Saturday, February 7, 2009

Happy Mao Sad Mao

How to while away ten minutes, make a political statement and entertain your friends at the same time. Please enjoy this parlour trick from The Opposite End of China!

China will win

©Ingrid Booz Morejohn and Gleerups Publishing

A bunch of books came in the post yesterday, two of which were textbooks from Gleerups Publishing that I worked on during the autumn and winter as picture researcher and photographer. Kina idag (China Today) used a picture I took at the Beijing 2008 Summer Olympics on the cover. I photographed the man in the picture during the rowing competitions in Shunyi. That day it was very hot and humid and he was sweating profusely. He was dressed all in red and yellow and ran around the stands with a large Chinese flag draped around his shoulders. He posed with several people who wanted to be photographed with him but he never smiled or talked to anyone. He had a similarly dressed companion and the duo were never stopped by the numerous security guards and Olympic volunteers that were there to help visitors and keep crowd control. Other foreigners however were politely asked to stop holding up any signs or banners they had with text (in any other language than English or Chinese) that cheered their home countries or teams on. The text on his forehead says Zhongguo bi sheng: China will win.

Lantern Festival: Tangyuan sticky rice balls


Found this wonderful image of a factory worker making glutinous rice balls (tangyuan) in a workshop in Nanjing, Jiangsu on the China Daily website today. Tangyuan (also called yuanxiao) have sweet or salty fillings and are eaten on the Lantern Festival on the last day of the Chinese New Year, which this year falls tomorrow February 9th, 2009. Shops and stores are full of bags of them, displacing ice cream and other frozen items in the iceboxes. When I first saw them I thought they were fishballs. Remember when eating them - they're not called sticky for nothing!

Fog strands 13,000 in Chengdu airport

As posted earlier this month we have had incredibly grey, misty, foggy weather here in Chengdu. I read today that our local airport, Shuangliu International, had a four-hour traffic shutdown on Monday February 2nd. Visibility was less than 20 meters and 500 meters is the minimum for a safe take-off. 13,000 people were stranded and this was the third closure this month. Otherwise weather conditions are looking up, it's getting warmer every day. So warm that I am beginning to suspect that there might be some truth to the traditional Chinese calendar after all!

Lantern festival at Tazishan Park

(Click on the image for a larger view!)
Tazishan Yuanxiao Denghui 2009 ©Ingrid Booz Morejohn

I visited the Lantern Festival decorations at Tazishan Park this evening and it was hysterically noisy and chock-a-block full of people. This being the Year of the Ox decorations leaned heavily towards large, masculine looking, muscular bovines. (Quite a few of them obviously were copies of the Red Bull logo.) Other interesting dioramas were an enactment of China's Space Program complete with a Long March rocket and another a celebration of China's 55 minorities in their national costumes, gathered  beneath the warm red embrace of the Chinese national flag and the flag of the Communist Party. The 13 floor Jiutian Pagoda (for which the park is named) was beautiful in gold and silver lights and a giant oxen bedecked in Mardi Gras beads strained in front of a cart full of gold ingots. In between all this modernity were the usual Eight Immortals, Cowherd and Weaver Maiden etc scenarios and a gigantic teapot pouring tea into a teacup, made out of small ceramic plates and baijiu cups. Impressive attention to detail and very colourful but I have to admit it was a relief to get home, too noisy and crowded!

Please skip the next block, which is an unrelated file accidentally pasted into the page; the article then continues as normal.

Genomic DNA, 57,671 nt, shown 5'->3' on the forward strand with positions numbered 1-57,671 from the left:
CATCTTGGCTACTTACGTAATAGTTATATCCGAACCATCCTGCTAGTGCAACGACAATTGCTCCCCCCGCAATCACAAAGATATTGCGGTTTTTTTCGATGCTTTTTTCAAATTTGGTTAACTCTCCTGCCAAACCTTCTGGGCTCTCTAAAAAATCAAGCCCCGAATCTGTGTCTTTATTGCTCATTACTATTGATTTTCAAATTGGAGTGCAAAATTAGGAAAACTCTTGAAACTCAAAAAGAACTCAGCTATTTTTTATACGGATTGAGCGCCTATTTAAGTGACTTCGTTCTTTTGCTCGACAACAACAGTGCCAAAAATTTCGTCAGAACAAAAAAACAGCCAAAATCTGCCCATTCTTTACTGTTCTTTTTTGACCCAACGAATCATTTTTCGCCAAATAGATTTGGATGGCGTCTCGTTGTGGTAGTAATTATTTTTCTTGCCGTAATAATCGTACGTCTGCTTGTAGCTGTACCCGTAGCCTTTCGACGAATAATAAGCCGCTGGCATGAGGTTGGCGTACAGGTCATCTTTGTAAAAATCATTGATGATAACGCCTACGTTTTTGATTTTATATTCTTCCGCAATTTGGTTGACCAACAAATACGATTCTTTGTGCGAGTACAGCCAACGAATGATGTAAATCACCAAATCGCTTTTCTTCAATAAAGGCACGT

Chinese vernacular furniture

©Ingrid Booz Morejohn

Sichuan is the kingdom of bamboo and as soon as I moved here I started collecting these bamboo chairs, purchased usually right out from under the bottom of the user. Most of these chairs have the owner's name written in characters on the back and I must admit that some owners were quite sad to part with their chair, so I gladly paid a little extra for "affektionsvärdet" as we say in Swedish (sentimental value). I especially like used ones as new ones lack that "lived in" look of someone's behind rubbing back and forth over the woven seat for thousands of days. Unfortunately "lived in" can also mean "inhabited" - a couple of cockroaches came home that way too, they'd obviously led a cosy existence in the hollow bamboo. Sometimes I've bought them from itinerant craftsmen that come in to the city from the countryside to sell their handmade wares. Th new chairs hang from a bamboo pole carried over their shoulders and the cost is miniscule. These men will also make to order anything you like: a ladder, a bookshelf, a small table for your balcony. The design is quintessential Sichuan and evokes long, lazy days chewing the fat with friends in a teahouse or curbside eatery. 

Home delivery by bicycle rickshaw ©Ingrid Booz Morejohn

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Blenheim Palace, England ©Ingrid Booz Morejohn